Three new species of ancient mammals have been found by scientists, indicating rapid evolution following the dinosaur extinction.
The finding of three new species of ancient animals from the birth of modern mammals is described in a study published today in the peer-reviewed Journal of Systematic Palaeontology. It suggests fast development shortly following the dinosaurs' catastrophic extinction.
Discovering New Species of Ancient Mammals
Miniconus jeanninae, Conacodon hettingeri, and Beornus honeyi are three new species to science. They range in size from a mouse to a rat-sized mammal that lived with the dinosaurs in North America to a modern house cat, far larger than the common mouse to rat-sized mammals that existed before it.
Each has its own set of distinguishing dental characteristics.
Due to seemingly inflated (puffy) molars, Beornus honey was named in honor of The Hobbit character Beorn.
The new species is part of a complex group of placental mammals known as archaic ungulates (or condylarths), the ancestral forerunners of today's hoofed mammals (e.g., horses, elephants, cows, hippos).
Finding Fossil Pieces
Paleontologists at the University of Colorado in Boulder discovered fragments of the animals' lower jawbones and teeth, revealing their identity, lifestyle, and body size.
The three new species are members of the Periptychidae family, differentiated from other 'condylarths' by their enlarged premolars and unique vertical enamel ridges on their teeth. Researchers assume they were omnivores because they evolved teeth that enabled them to crush both plants and meat, but this does not rule out the possibility that they were strictly herbivores.
Because many kinds of mammals appeared for the first time shortly after the catastrophic extinction that wiped out the non-avian dinosaurs 66 million years ago, it is often regarded as the commencement of the 'Age of Mammals.'
Evolving After Dinosaurs Died
According to lead author Madelaine Atteberry of the University of Colorado's Department of Geological Sciences, "When the dinosaurs died out, mammals were able to thrive and diversify their tooth architecture quickly, as well as grow bigger bodies. As shown by the rapid emergence of new mammalian species following the mass extinction, they certainly took advantage of this chance."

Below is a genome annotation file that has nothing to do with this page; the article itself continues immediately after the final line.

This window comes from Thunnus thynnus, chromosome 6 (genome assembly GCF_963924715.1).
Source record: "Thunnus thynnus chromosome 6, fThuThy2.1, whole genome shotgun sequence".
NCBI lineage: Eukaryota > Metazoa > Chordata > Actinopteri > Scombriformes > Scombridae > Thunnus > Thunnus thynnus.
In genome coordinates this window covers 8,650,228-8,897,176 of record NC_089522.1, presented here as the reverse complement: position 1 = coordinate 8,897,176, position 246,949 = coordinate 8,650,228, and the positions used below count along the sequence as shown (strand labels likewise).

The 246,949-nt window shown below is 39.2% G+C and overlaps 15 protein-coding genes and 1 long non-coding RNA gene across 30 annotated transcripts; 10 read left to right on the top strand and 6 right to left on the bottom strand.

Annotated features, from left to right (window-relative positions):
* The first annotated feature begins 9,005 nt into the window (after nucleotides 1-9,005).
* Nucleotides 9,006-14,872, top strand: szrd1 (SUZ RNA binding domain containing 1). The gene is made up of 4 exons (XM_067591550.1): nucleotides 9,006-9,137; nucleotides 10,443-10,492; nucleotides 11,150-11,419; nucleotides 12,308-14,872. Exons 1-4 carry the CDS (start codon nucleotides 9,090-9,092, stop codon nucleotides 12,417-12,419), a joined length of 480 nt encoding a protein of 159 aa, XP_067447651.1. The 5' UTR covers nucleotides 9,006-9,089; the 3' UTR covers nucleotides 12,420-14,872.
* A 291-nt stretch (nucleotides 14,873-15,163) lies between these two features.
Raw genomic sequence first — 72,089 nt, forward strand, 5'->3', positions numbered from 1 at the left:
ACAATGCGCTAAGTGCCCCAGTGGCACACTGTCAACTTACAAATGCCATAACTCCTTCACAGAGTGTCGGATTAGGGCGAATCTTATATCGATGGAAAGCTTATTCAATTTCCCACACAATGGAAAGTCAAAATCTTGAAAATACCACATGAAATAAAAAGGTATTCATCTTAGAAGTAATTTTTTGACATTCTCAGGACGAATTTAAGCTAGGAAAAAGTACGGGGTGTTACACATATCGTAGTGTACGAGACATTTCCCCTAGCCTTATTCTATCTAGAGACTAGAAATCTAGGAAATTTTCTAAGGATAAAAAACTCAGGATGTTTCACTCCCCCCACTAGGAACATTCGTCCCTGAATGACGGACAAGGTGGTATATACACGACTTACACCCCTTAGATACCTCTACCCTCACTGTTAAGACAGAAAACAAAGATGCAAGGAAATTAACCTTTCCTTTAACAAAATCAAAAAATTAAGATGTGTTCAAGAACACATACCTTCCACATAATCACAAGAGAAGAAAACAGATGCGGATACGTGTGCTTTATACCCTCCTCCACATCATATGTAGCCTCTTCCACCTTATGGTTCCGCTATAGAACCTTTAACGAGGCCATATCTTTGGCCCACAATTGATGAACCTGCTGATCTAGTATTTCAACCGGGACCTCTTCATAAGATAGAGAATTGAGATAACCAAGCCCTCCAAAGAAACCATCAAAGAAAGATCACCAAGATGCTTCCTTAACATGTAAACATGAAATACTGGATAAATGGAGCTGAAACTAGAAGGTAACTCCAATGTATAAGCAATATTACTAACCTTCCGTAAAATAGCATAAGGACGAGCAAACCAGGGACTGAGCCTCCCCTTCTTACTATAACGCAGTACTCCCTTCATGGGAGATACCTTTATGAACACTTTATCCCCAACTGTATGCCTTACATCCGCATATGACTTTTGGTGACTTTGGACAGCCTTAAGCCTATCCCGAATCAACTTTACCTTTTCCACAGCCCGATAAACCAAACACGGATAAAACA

Atteberry and co-author Jaelyn Eberle, a curator at the Museum of Natural History and a professor of geological sciences at the University of Colorado, examined the teeth and lower jawbones of 29 fossils 'condylarth' species to determine anatomical differences and used phylogenetic techniques to figure out how the species are related to one another and other early Paleocene species.
The evidence points to these three new species being discovered by science.
Beornus honeyi was the largest, about the size of a marmot or house cat; Conacodon hettingeri is similar to other Conacodon species but differs in the morphology of its last molar; Miniconus jeanninae is identical in size to other small, early Paleocene 'condylarths,' but is distinguished by a tiny cusp on its molars called a parastylid
Continuing Previous Studies
"Previous studies suggest that there was relatively low mammal species diversity across the Western Interior of North America in the first few hundred thousand years after the dinosaur extinction (what is known in North America as the early Puercan), but the discovery of three new species in the Great Divide Basin suggests rapid diversification following the extinction," says Atteberry. "These new periptychid 'condylarths' account for just a small portion of the site's more than 420 mammalian remains. Thus, we haven't fully captured the richness of animal diversity in the early Paleocene, and numerous more new species are expected to be discovered."
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